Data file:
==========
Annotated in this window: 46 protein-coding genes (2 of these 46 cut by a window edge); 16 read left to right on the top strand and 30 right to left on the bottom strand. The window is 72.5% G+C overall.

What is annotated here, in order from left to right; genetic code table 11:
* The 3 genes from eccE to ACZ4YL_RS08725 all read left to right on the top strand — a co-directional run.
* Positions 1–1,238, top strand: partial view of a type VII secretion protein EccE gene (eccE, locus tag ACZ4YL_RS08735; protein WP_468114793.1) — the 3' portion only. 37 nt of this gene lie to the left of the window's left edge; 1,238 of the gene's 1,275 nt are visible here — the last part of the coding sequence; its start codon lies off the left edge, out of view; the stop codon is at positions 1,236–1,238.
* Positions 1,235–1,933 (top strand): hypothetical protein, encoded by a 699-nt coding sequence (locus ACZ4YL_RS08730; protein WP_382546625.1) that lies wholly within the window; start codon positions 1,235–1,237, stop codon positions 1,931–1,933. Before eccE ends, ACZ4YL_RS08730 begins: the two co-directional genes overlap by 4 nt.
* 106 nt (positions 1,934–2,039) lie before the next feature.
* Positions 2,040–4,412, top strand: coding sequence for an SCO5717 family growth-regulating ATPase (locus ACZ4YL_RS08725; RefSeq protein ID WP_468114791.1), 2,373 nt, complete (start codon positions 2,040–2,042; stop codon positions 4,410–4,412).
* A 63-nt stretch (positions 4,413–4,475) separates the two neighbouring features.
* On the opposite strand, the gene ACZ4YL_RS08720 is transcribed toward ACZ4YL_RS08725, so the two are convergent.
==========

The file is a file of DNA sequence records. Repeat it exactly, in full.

Annotated in this window: 46 protein-coding genes (2 of these 46 cut by a window edge); 16 read left to right on the top strand and 30 right to left on the bottom strand. The window is 72.5% G+C overall.

What is annotated here, in order from left to right; genetic code table 11:
* The 3 genes from eccE to ACZ4YL_RS08725 all read left to right on the top strand — a co-directional run.
* Positions 1–1,238, top strand: partial view of a type VII secretion protein EccE gene (eccE, locus tag ACZ4YL_RS08735; protein WP_468114793.1) — the 3' portion only. 37 nt of this gene lie to the left of the window's left edge; 1,238 of the gene's 1,275 nt are visible here — the last part of the coding sequence; its start codon lies off the left edge, out of view; the stop codon is at positions 1,236–1,238.
* Positions 1,235–1,933 (top strand): hypothetical protein, encoded by a 699-nt coding sequence (locus ACZ4YL_RS08730; protein WP_382546625.1) that lies wholly within the window; start codon positions 1,235–1,237, stop codon positions 1,931–1,933. Before eccE ends, ACZ4YL_RS08730 begins: the two co-directional genes overlap by 4 nt.
* 106 nt (positions 1,934–2,039) lie before the next feature.
* Positions 2,040–4,412, top strand: coding sequence for an SCO5717 family growth-regulating ATPase (locus ACZ4YL_RS08725; RefSeq protein ID WP_468114791.1), 2,373 nt, complete (start codon positions 2,040–2,042; stop codon positions 4,410–4,412).
* A 63-nt stretch (positions 4,413–4,475) separates the two neighbouring features.
* On the opposite strand, the gene ACZ4YL_RS08720 is transcribed toward ACZ4YL_RS08725, so the two are convergent.